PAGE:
Windows XP Crashes with My Nvidia Geforce Mx 400 Video Card?, Part 2

Dennis Faas's picture

As some of you may know, I recently installed Windows XP on my system.

So far, not so good.

My computer system has one of those cutting-edge video cards (NVidia GeForce 400 MX w/ 64 meg) that allows me to output the video to my monitor and my big screen TV. I use my DVD drive (inside the computer) to play videos on my TV.

Yeah, it's a pretty sweet setup.

I have the latest NVidia drivers (30.82) for my video card (for Windows 2000 / XP). When the driver is installed, I get a message that "this video driver has not been certified by Microsoft ... blah blah" warning. Basically, this window is Microsoft's nice way of saying that there is a good chance that my system might crash if I decide to use this "uncertified" driver.

A slight dilemma.

If I use the latest NVidia driver, my system * does * lock up. I know this is true because if I use the Microsoft driver, my system is stable... but then I can't use the TV OUT option on my video card because it isn't supported with the Microsoft driver.

Sometimes, my system locks up without warning. Other times, Windows XP is nice enough to give me a Blue Screen of Death (BSOD) and tell me that I should try disabling the Video Shadowing in my BIOS. The problem is that I can't disable this Video Shadowing because my BIOS doesn't have this option (Pheonix Server BIOS, Tyan Tiger Multi Processor 2460 motherboard). I've checked the Tyan web site for a BIOS update but there was nothing relevant to my issue.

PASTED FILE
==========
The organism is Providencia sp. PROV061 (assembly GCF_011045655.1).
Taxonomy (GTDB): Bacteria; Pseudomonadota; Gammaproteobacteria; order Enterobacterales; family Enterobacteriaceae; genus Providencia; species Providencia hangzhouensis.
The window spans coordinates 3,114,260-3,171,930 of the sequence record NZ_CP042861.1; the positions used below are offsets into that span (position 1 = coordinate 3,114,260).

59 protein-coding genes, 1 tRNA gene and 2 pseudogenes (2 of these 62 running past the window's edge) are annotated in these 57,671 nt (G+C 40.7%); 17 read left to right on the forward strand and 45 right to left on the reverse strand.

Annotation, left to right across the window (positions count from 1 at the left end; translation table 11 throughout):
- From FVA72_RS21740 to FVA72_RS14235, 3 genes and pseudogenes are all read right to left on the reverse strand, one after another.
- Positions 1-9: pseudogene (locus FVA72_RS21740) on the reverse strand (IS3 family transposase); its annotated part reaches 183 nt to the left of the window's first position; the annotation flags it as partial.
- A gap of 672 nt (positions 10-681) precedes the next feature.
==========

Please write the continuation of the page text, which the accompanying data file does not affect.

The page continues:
Searching google for clues

I've searched google for clues to this mystery but haven't seen anything in the way of an answer to the problem. All I found was a bunch of web pages talking about the latest driver release from NVidia.

What next?

Since this issue appears to be isolated, it might be one of those strange instances where there is a hardware incompatibility. Yes, I've seen it before -- very strange things that just shouldn't happen and there isn't a reasonable explanation for it other than incompatible hardware.

The strange thing is that Windows 2000 worked flawless. Then again, we're talking about two different operating systems, and they do function quite differently (even though they are built on the same technology).

I have another NVidia GeForce video card that has TV OUT on it, and I think I'm going to try it in this machine. I'll keep you posted if I end up solving this mystery.

Side note: this article has been updated.

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